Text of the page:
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Action and Morality Intertwine in Southern Tale

White Lightning


Genre: Action, Crime, Drama
Year Released: 1973, 2023 Blu-ray Kino Lorber
Runtime: 1h 41m
Director(s): Joseph Sargent
Writer(s): William W. Norton
Cast: Burt Reynolds, Ned Beatty, Jennifer Billingsley, Bo Hopkins, Matt Clark, Louise Latham, Diane Ladd, R.G. Armstrong, Dabbs Greer, John Steadman
Where To Watch: available November 21, 2023; pre-order here, or

RAVING REVIEW: Head into the heart of Arkansas with WHITE LIGHTNING, a story that mixes moonshine, vendettas, and moral intricacies into a compelling narrative. In his portrayal of Bobby "Gator" McKlusky, Burt Reynolds pulls us into a personal crusade ignited by tragedy. Gator's path to unraveling his brother Donny's mysterious demise, linked to the villainous Sheriff JC Connors—a role Ned Beatty infuses with a disturbingly sinister aura—leads us through a series of ethical twists and action-packed turns—the heart-pumping prequel to the film GATOR.

Director Joseph Sargent masterfully captures the unique essence of the day in the Southern United States, painting a vivid picture with authentic Southern dialects, rustic scenery, and a genuine sense of place that turns the setting into something more than just a backdrop for the film.

The movie revs up as Gator explores the shadowy world of moonshine, taking the wheel for Roy Boone, a character given life by Bo Hopkins. This journey isn't a clear-cut battle of good versus evil; it's an exploration of moral ambiguity, where the choices between right and wrong are as murky as the landscapes of Arkansas.

At the core of WHITE LIGHTNING are its pulse-pounding car chases, showcasing Hal Needham's expertise in stunt coordination. These scenes are more than mere spectacle; they are narrative linchpins reflecting Gator's internal conflict and relentless pursuit.

While these sequences keep you on the edge of your seat, there are moments where they drift slightly off the carefully crafted course set by Sargent, hinting at untapped potential for even more gripping action. This is something that the sequel tackles even more effectively, even though it lacks in some other areas.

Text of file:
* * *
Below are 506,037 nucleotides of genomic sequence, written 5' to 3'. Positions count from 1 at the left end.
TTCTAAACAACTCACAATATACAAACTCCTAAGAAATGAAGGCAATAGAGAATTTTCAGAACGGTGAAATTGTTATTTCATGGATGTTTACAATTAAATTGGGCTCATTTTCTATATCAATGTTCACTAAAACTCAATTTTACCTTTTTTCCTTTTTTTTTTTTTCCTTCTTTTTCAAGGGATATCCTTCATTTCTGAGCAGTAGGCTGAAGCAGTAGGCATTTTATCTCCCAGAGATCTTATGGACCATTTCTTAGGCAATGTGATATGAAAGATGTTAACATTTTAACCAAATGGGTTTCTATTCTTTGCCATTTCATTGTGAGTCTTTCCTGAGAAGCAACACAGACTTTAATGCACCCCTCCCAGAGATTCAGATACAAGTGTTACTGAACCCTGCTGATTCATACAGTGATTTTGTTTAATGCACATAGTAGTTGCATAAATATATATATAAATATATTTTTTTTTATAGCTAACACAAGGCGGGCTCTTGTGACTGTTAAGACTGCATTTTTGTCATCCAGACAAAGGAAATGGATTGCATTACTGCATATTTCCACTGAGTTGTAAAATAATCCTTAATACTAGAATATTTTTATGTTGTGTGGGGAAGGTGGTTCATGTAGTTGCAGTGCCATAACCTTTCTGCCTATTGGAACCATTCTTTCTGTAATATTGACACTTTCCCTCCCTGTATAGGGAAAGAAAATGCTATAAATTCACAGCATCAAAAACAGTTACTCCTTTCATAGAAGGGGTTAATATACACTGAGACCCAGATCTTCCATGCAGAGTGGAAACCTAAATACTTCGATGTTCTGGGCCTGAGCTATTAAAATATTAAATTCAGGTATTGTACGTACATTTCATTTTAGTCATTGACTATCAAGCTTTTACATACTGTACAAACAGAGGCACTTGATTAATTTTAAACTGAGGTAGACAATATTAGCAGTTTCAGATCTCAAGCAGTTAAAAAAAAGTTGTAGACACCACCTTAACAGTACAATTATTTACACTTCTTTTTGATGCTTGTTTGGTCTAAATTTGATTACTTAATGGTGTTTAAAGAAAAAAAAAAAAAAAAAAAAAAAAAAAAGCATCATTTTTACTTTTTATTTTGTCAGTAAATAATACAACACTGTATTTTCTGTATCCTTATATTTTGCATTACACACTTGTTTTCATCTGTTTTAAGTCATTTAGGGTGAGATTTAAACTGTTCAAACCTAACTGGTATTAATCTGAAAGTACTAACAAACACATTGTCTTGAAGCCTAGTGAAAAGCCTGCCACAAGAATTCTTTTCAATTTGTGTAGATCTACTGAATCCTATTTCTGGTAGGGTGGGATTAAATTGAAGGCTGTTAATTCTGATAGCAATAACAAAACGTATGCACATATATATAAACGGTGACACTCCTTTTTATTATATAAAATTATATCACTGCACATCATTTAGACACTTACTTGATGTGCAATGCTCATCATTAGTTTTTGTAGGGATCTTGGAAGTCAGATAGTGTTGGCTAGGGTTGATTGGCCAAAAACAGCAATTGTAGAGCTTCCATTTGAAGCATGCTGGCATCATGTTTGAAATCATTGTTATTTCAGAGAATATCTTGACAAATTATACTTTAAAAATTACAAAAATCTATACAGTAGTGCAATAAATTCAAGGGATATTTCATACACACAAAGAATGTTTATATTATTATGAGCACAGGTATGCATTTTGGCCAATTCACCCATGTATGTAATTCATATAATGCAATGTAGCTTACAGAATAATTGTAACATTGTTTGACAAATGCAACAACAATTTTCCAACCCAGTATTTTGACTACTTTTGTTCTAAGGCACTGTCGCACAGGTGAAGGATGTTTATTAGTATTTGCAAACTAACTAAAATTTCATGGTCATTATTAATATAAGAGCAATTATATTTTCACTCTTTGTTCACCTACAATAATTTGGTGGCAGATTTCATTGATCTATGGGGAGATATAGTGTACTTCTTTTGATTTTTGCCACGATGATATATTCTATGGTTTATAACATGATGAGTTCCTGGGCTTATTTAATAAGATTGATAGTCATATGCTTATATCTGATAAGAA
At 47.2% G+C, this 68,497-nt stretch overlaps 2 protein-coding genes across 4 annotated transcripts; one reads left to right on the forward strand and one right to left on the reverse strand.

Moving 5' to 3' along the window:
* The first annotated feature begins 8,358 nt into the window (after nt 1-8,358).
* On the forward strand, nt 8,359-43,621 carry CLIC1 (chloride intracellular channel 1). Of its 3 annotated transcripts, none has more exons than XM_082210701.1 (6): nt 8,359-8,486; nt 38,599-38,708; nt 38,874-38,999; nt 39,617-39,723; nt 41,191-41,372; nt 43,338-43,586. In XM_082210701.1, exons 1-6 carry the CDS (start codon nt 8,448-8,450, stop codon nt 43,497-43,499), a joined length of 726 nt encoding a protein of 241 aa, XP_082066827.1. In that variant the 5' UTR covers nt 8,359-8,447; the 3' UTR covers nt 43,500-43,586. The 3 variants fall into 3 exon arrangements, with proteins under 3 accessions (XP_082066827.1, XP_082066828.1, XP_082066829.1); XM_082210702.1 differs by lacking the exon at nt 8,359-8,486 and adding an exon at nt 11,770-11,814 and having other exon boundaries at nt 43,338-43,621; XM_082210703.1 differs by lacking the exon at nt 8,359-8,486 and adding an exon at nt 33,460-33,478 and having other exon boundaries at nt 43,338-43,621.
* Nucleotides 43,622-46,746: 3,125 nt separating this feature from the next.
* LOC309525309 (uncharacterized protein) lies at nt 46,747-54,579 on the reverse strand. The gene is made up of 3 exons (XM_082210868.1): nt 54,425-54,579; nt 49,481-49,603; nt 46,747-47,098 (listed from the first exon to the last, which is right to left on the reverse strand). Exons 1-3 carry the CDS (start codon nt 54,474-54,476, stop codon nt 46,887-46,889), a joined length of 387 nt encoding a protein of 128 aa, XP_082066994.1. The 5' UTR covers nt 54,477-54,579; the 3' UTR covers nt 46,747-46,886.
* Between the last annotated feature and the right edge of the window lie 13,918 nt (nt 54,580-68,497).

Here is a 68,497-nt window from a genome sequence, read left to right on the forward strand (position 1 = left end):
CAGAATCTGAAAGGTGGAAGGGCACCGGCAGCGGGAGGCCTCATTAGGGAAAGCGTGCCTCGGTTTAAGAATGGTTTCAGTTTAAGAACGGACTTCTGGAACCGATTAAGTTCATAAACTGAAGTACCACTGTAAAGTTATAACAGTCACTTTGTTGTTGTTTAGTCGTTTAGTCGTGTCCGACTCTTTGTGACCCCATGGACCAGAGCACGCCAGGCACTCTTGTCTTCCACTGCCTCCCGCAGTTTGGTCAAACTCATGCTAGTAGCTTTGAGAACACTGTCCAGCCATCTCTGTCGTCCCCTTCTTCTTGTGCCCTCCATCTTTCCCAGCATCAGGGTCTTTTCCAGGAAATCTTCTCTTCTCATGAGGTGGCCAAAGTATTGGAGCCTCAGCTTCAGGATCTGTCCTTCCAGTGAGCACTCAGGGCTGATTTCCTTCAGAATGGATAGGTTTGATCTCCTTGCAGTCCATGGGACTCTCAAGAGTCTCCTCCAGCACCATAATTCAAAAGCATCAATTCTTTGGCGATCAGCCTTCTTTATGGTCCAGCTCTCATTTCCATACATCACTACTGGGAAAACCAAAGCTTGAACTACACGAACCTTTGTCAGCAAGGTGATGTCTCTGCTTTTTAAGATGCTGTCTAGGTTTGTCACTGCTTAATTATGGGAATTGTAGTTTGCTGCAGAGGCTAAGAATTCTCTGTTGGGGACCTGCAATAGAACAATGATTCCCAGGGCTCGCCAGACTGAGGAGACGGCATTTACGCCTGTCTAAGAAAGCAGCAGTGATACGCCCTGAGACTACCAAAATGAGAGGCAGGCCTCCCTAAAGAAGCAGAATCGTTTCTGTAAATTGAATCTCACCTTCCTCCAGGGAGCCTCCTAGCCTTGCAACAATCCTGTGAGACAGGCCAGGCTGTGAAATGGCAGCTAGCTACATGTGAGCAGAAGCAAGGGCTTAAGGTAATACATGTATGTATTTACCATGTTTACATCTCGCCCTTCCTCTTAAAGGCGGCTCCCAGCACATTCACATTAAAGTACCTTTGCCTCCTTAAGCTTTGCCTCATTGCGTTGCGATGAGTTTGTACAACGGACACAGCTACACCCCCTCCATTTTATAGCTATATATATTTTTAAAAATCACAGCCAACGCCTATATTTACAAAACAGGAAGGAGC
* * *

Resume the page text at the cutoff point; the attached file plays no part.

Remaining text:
The film's supporting actors, including Hopkins, add layers to the narrative. Their interactions, filled with tension and unspoken alliances, enrich the storyline, raising the film above a simple revenge plot.

Despite its many strengths, WHITE LIGHTNING isn't without its imperfections. The plot sometimes navigates familiar waters of this genre film style, and the film's pacing occasionally hits rough patches. Yet, these narrative hiccups are offset by the film's immersive, atmospheric backdrop, pulling you into an alien and authentic world.

The performances of Reynolds and Beatty are standout elements, providing depth and complexity to their characters. This blend results in a cinematic experience that offers a solid and entertaining journey for both genre enthusiasts and the casual movie-goer.

In summary, WHITE LIGHTNING is a homage to the enduring charm of Southern thrillers. It weaves a tale where moral boundaries are fuzzy, and justice is deeply personal. While it may not revolutionize the genre, it leaves a lasting impression, earning accolades for its authentic depiction of the South and its captivating narrative. This film is a testament to the power of storytelling, where the most engaging tales drive straight into the complexity of the human condition. Whether you're a fan of adrenaline-fueled car chases, multi-dimensional characters, or a good old-fashioned revenge story, WHITE LIGHTNING delivers a memorable ride.

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[photo courtesy of KINO LORBER]

Chris Jones
Entertainment Editor

Chris Jones is the Mail Entertainment Editor covering Movies and Television topics. He is from Washington, Illinois, and is the owner, writer, and editor of Overly Honest Reviews.